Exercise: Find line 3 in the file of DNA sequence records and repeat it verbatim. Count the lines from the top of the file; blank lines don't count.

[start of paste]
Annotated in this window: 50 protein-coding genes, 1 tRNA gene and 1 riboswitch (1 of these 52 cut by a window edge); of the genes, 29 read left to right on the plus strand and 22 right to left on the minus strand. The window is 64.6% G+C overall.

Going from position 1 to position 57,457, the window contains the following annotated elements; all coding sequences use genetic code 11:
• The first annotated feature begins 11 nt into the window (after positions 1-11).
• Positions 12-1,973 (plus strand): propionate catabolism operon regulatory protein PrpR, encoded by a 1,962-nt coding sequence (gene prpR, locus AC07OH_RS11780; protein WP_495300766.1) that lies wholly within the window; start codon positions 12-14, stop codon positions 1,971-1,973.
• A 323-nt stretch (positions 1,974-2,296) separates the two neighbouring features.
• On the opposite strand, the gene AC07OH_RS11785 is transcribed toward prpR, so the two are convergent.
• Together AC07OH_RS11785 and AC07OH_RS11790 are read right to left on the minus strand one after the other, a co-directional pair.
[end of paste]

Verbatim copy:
• The first annotated feature begins 11 nt into the window (after positions 1-11).